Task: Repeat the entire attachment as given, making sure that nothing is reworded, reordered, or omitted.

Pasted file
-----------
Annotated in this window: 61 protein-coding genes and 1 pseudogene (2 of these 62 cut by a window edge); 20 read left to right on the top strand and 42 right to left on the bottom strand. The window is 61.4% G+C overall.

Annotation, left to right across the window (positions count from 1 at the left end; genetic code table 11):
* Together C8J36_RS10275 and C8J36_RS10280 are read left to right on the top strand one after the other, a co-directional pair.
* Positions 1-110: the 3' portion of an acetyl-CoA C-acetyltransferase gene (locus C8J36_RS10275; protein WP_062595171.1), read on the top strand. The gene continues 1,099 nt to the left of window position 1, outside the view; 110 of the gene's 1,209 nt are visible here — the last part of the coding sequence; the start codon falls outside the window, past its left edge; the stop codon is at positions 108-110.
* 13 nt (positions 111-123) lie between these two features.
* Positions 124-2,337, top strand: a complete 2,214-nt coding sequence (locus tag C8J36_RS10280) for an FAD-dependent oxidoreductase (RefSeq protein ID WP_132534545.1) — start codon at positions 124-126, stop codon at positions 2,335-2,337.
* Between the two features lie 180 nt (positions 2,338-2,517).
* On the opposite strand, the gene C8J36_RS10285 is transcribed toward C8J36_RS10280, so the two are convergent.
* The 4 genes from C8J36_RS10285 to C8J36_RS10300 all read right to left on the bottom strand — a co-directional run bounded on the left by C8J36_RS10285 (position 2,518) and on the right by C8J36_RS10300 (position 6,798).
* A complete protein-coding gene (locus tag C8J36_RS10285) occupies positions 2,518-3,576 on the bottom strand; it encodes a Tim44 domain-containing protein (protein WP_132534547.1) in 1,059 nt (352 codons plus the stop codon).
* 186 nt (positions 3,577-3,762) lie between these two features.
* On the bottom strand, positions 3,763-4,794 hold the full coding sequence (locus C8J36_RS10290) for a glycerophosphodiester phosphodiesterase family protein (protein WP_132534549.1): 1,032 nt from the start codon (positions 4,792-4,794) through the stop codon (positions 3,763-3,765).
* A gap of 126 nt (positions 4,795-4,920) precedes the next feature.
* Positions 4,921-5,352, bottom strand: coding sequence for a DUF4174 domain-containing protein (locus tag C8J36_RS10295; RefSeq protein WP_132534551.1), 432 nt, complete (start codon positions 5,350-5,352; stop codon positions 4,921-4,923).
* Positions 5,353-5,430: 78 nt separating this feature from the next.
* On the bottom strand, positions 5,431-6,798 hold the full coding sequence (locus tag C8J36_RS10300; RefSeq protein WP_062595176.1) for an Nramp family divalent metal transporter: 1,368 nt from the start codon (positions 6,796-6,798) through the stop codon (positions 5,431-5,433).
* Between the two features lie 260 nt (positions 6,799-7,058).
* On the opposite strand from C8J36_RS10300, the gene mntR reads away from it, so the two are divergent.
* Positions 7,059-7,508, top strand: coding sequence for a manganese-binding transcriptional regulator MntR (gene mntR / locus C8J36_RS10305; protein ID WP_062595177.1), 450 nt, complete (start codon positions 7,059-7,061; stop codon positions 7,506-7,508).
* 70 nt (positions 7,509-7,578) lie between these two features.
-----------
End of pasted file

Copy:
Annotated in this window: 61 protein-coding genes and 1 pseudogene (2 of these 62 cut by a window edge); 20 read left to right on the top strand and 42 right to left on the bottom strand. The window is 61.4% G+C overall.

Annotation, left to right across the window (positions count from 1 at the left end; genetic code table 11):
* Together C8J36_RS10275 and C8J36_RS10280 are read left to right on the top strand one after the other, a co-directional pair.
* Positions 1-110: the 3' portion of an acetyl-CoA C-acetyltransferase gene (locus C8J36_RS10275; protein WP_062595171.1), read on the top strand. The gene continues 1,099 nt to the left of window position 1, outside the view; 110 of the gene's 1,209 nt are visible here — the last part of the coding sequence; the start codon falls outside the window, past its left edge; the stop codon is at positions 108-110.
* 13 nt (positions 111-123) lie between these two features.
* Positions 124-2,337, top strand: a complete 2,214-nt coding sequence (locus tag C8J36_RS10280) for an FAD-dependent oxidoreductase (RefSeq protein ID WP_132534545.1) — start codon at positions 124-126, stop codon at positions 2,335-2,337.
* Between the two features lie 180 nt (positions 2,338-2,517).
* On the opposite strand, the gene C8J36_RS10285 is transcribed toward C8J36_RS10280, so the two are convergent.
* The 4 genes from C8J36_RS10285 to C8J36_RS10300 all read right to left on the bottom strand — a co-directional run bounded on the left by C8J36_RS10285 (position 2,518) and on the right by C8J36_RS10300 (position 6,798).
* A complete protein-coding gene (locus tag C8J36_RS10285) occupies positions 2,518-3,576 on the bottom strand; it encodes a Tim44 domain-containing protein (protein WP_132534547.1) in 1,059 nt (352 codons plus the stop codon).
* 186 nt (positions 3,577-3,762) lie between these two features.
* On the bottom strand, positions 3,763-4,794 hold the full coding sequence (locus C8J36_RS10290) for a glycerophosphodiester phosphodiesterase family protein (protein WP_132534549.1): 1,032 nt from the start codon (positions 4,792-4,794) through the stop codon (positions 3,763-3,765).
* A gap of 126 nt (positions 4,795-4,920) precedes the next feature.
* Positions 4,921-5,352, bottom strand: coding sequence for a DUF4174 domain-containing protein (locus tag C8J36_RS10295; RefSeq protein WP_132534551.1), 432 nt, complete (start codon positions 5,350-5,352; stop codon positions 4,921-4,923).
* Positions 5,353-5,430: 78 nt separating this feature from the next.
* On the bottom strand, positions 5,431-6,798 hold the full coding sequence (locus tag C8J36_RS10300; RefSeq protein WP_062595176.1) for an Nramp family divalent metal transporter: 1,368 nt from the start codon (positions 6,796-6,798) through the stop codon (positions 5,431-5,433).
* Between the two features lie 260 nt (positions 6,799-7,058).
* On the opposite strand from C8J36_RS10300, the gene mntR reads away from it, so the two are divergent.
* Positions 7,059-7,508, top strand: coding sequence for a manganese-binding transcriptional regulator MntR (gene mntR / locus C8J36_RS10305; protein ID WP_062595177.1), 450 nt, complete (start codon positions 7,059-7,061; stop codon positions 7,506-7,508).
* 70 nt (positions 7,509-7,578) lie between these two features.